Last month, Mayor Jim Kenney signed an executive order updating Philadelphia’s rules for access to civilian complaints against police. As we noted at the time, the new order improves public access by requiring certain data about complaints to be posted online and clarifying the rules about when the public can access police disciplinary hearings.
However, the new order was ambiguous on the question of whether the public could still access the full paper investigation files for complaints and it also contained an unnecessary setback for police accountability by censoring the names of officers against whom complaints are filed.
Continuing access to full complaint files is necessary so that the public can make sure the data posted online are accurate, unlike the City’s data on police shootings, which are often incomplete and misleading.
Now, the City Managing Director’s Office has informed us that the public will still be able to access these records through Internal Affairs.
As a result, the Philadelphia Police Accountability Project is advancing to a new stage: we will no longer be directly obtaining large volumes of records from Internal Affairs. Instead, we will be monitoring the implementation of the executive order to make sure it fulfills its potential and advocating for further improvements.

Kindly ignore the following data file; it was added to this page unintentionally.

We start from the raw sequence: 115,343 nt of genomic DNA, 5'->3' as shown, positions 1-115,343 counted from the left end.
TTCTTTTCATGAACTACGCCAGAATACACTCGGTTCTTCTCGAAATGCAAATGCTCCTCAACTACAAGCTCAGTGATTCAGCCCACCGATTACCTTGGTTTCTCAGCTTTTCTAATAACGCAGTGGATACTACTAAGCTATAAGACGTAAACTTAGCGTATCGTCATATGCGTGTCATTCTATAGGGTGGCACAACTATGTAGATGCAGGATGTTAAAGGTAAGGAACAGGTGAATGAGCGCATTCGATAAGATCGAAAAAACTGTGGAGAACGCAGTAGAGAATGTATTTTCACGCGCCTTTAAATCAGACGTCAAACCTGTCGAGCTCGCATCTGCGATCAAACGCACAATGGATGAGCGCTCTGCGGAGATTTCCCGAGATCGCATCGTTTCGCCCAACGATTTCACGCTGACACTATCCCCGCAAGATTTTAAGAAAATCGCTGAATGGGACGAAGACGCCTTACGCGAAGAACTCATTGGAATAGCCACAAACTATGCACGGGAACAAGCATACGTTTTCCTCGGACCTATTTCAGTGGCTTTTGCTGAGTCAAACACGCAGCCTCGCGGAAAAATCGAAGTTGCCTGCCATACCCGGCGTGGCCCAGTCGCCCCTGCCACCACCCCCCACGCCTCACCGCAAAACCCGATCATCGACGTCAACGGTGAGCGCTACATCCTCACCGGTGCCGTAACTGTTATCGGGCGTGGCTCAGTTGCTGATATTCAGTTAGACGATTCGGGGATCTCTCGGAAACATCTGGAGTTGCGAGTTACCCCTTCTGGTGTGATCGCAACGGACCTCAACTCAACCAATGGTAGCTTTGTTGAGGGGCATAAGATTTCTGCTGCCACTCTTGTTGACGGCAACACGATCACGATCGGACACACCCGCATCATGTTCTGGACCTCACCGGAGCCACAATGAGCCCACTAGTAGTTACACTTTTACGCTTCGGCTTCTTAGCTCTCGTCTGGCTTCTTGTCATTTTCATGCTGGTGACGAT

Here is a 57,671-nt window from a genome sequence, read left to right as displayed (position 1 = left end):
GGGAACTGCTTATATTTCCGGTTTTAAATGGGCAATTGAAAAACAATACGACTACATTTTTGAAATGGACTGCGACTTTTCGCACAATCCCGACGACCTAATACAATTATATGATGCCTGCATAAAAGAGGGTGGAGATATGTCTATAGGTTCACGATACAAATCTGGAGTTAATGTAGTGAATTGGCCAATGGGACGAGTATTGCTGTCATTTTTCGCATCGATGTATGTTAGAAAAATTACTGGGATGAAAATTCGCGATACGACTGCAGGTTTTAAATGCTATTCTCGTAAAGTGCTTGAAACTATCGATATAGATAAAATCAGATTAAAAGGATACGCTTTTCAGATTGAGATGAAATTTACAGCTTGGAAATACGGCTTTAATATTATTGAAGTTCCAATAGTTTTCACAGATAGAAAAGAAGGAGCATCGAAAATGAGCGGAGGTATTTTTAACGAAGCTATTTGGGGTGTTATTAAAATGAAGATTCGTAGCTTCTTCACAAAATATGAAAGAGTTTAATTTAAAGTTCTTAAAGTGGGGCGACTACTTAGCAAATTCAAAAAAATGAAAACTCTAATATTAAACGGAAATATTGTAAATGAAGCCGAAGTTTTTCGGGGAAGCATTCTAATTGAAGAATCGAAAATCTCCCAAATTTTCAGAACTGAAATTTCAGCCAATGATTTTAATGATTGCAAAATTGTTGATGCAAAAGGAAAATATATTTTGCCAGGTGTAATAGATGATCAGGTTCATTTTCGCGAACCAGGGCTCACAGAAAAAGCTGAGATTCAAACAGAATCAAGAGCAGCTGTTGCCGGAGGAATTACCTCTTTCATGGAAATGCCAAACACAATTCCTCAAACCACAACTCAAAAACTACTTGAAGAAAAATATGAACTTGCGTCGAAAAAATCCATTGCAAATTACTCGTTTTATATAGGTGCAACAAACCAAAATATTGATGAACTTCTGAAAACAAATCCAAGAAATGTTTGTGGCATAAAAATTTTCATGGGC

When we announced this project, we wanted to create a database that the public could use to analyze trends in police complaints in this city. Now, thanks to our efforts, city officials will soon post this data themselves. And we will be submitting to the Managing Director’s Office a list of data points that must be included for the data to be meaningful. Without this outside input, the complaint data posted could easily turn out to be as useless as the City’s shooting data currently is.
We will also be advocating an end to the censorship of police officer names. There may be cases in which information about an officer ought to be withheld from the public if a specific threat exists to his or her safety. Naming names of police officers who are subject to complaints poses no such danger. In fact, it permits the public to learn which officers engage in patterns of misconduct that endanger public safety.
Everyone who serves the public, especially those we entrust with making highly discretionary decisions about deadly force, must be accountable to those they serve. This executive order is a step in the right direction, but more is necessary. The Declaration will continue to advocate for the public’s right to know what its servants are up to. Please stay tuned for further news on this front.
If you are interested in accessing Internal Affairs records with more detail than those posted online by the City, contact the IA using the information on this page and ask to speak to someone about accessing Complaints Against Police (CAPS).
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